TPM News

Gov. Arnold Schwarzenegger (R-CA) now appears to be in a public feud with Sarah Palin, after he broke with other Republicans by calling for the United States to take action on global warming -- and specifically criticized Palin.

Speaking to the Financial Times, Schwarzenegger dismissed Palin's recent denunciation of climate-change science, and her call for President Obama to boycott the Copenhagen conference. "You have to ask: what was she trying to accomplish?" said Schwarzenegger. "Is she really interested in this subject or is she interested in her career and in winning the [Republican] nomination [for president]? You have to take all these things with a grain of salt."

Last night, Palin fired back at Schwarzenegger on her Facebook page, with a post entitled "Greener Than Thou?":

Why is Governor Schwarzenegger pushing for the same sorts of policies in Copenhagen that have helped drive his state into record deficits and unemployment? Perhaps he will recall that I live in our nation's only Arctic state and that I was among the first governors to create a sub-cabinet to deal specifically with climate change. While I and all Alaskans witness the impacts of changes in weather patterns firsthand, I have repeatedly said that we can't primarily blame man's activities for those changes. And while I did look for practical responses to those changes, what I didn't do was hamstring Alaska's job creators with burdensome regulations so that I could act "greener than thou" when talking to reporters.

President Obama will appear on a World Wrestling Entertainment special this weekend to pay tribute to troops serving abroad, the wrestling network announced.

Obama, no stranger to WWE, has recorded a holiday message for the Saturday 9 p.m. "Tribute to the Troops," which will detail wrestling stars who have performed for troops at bases in the Middle East.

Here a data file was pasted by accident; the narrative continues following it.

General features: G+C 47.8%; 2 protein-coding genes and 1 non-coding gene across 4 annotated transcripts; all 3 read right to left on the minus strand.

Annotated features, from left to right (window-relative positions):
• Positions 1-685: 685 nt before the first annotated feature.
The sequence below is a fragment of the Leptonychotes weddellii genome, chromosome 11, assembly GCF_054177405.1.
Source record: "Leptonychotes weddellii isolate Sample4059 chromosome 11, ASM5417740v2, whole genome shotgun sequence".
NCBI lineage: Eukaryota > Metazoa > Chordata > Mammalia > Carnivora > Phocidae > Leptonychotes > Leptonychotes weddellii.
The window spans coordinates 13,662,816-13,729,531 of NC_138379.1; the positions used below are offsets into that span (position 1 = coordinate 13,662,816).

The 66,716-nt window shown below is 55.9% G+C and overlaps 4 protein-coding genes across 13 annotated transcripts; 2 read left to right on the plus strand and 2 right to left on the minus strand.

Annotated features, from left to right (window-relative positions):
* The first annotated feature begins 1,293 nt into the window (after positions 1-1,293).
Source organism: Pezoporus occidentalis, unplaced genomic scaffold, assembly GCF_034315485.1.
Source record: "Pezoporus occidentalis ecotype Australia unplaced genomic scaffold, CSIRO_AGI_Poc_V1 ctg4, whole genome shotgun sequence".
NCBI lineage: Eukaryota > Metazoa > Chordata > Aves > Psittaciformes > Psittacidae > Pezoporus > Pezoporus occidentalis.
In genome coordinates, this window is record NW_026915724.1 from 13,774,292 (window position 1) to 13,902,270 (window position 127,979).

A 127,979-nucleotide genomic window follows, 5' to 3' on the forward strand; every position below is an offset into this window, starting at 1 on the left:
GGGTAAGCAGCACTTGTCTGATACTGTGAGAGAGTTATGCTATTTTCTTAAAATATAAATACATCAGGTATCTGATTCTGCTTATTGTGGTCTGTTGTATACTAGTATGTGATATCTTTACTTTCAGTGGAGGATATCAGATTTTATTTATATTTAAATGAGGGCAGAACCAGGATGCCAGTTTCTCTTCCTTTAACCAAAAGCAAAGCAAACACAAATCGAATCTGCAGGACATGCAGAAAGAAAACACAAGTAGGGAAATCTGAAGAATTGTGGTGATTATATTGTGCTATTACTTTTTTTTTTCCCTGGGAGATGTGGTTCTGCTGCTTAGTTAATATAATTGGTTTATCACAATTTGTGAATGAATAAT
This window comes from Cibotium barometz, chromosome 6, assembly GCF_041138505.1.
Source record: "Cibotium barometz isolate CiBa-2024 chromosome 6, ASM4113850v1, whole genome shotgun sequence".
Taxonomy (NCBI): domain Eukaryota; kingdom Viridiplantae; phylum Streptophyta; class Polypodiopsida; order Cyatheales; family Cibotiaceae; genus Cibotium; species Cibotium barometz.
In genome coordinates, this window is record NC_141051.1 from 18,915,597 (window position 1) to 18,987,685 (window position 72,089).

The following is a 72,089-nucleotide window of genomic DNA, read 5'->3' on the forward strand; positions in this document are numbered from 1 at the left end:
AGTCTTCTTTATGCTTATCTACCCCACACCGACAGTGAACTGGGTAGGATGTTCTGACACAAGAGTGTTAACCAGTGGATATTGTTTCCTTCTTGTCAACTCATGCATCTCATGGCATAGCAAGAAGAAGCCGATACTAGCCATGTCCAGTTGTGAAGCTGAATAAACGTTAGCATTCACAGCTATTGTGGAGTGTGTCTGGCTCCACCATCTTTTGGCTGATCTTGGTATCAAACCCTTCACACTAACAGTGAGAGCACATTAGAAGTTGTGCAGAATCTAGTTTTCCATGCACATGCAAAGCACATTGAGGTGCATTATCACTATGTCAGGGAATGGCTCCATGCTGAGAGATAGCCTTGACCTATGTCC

Gen. David Petraeus also will be on the program, which airs on NBC.

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In the course of a few hours yesterday, Sen. Joe Lieberman (I-CT) sent the tea party crowd on the same emotional rollercoaster progressives have been riding with the senator since the start of the health care reform debate this year.

Tea partiers arrived in Washington yesterday morning fired up about Lieberman, the man they thought might fulfill all their "kill the bill" fantasies with his refusal to sign on to the Democratic reform package as long as it contained a public option and other "socialist" programs. But by the afternoon, Lieberman was praising the Democratic bill and one tea partier had literally put an X through the "Stand With Joe" written on the sign he waved.

It was a story of love and loss with Joe Lieberman that would fit right in on any DailyKos diary without changing much. Like progressives have at points during the debate, conservatives for a fleeting moment thought that Lieberman might come around to their side and "save" health care reform.